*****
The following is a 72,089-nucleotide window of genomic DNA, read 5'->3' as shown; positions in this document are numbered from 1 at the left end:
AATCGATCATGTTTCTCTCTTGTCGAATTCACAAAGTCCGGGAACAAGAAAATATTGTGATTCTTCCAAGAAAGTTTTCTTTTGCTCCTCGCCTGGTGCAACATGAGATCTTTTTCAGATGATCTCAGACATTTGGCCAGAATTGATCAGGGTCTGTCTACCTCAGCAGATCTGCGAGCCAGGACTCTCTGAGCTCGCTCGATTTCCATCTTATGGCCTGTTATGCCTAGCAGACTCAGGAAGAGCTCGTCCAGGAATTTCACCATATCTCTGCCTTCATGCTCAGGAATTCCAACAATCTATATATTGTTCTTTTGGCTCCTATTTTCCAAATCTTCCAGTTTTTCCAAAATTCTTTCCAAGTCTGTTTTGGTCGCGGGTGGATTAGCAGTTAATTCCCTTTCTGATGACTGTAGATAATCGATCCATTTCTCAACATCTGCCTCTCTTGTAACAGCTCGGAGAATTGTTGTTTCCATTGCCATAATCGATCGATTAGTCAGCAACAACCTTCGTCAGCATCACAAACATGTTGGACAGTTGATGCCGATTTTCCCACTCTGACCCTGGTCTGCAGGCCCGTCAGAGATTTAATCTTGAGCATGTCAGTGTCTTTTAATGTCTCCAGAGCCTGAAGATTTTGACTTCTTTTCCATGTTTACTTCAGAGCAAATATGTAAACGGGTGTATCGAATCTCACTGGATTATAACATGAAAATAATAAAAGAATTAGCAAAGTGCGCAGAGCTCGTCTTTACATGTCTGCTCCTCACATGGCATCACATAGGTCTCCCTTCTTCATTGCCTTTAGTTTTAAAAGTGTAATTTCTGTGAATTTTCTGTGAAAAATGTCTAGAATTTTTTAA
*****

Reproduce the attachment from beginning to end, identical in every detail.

The following is a 72,089-nucleotide window of genomic DNA, read 5'->3' as shown; positions in this document are numbered from 1 at the left end:
AATCGATCATGTTTCTCTCTTGTCGAATTCACAAAGTCCGGGAACAAGAAAATATTGTGATTCTTCCAAGAAAGTTTTCTTTTGCTCCTCGCCTGGTGCAACATGAGATCTTTTTCAGATGATCTCAGACATTTGGCCAGAATTGATCAGGGTCTGTCTACCTCAGCAGATCTGCGAGCCAGGACTCTCTGAGCTCGCTCGATTTCCATCTTATGGCCTGTTATGCCTAGCAGACTCAGGAAGAGCTCGTCCAGGAATTTCACCATATCTCTGCCTTCATGCTCAGGAATTCCAACAATCTATATATTGTTCTTTTGGCTCCTATTTTCCAAATCTTCCAGTTTTTCCAAAATTCTTTCCAAGTCTGTTTTGGTCGCGGGTGGATTAGCAGTTAATTCCCTTTCTGATGACTGTAGATAATCGATCCATTTCTCAACATCTGCCTCTCTTGTAACAGCTCGGAGAATTGTTGTTTCCATTGCCATAATCGATCGATTAGTCAGCAACAACCTTCGTCAGCATCACAAACATGTTGGACAGTTGATGCCGATTTTCCCACTCTGACCCTGGTCTGCAGGCCCGTCAGAGATTTAATCTTGAGCATGTCAGTGTCTTTTAATGTCTCCAGAGCCTGAAGATTTTGACTTCTTTTCCATGTTTACTTCAGAGCAAATATGTAAACGGGTGTATCGAATCTCACTGGATTATAACATGAAAATAATAAAAGAATTAGCAAAGTGCGCAGAGCTCGTCTTTACATGTCTGCTCCTCACATGGCATCACATAGGTCTCCCTTCTTCATTGCCTTTAGTTTTAAAAGTGTAATTTCTGTGAATTTTCTGTGAAAAATGTCTAGAATTTTTTAA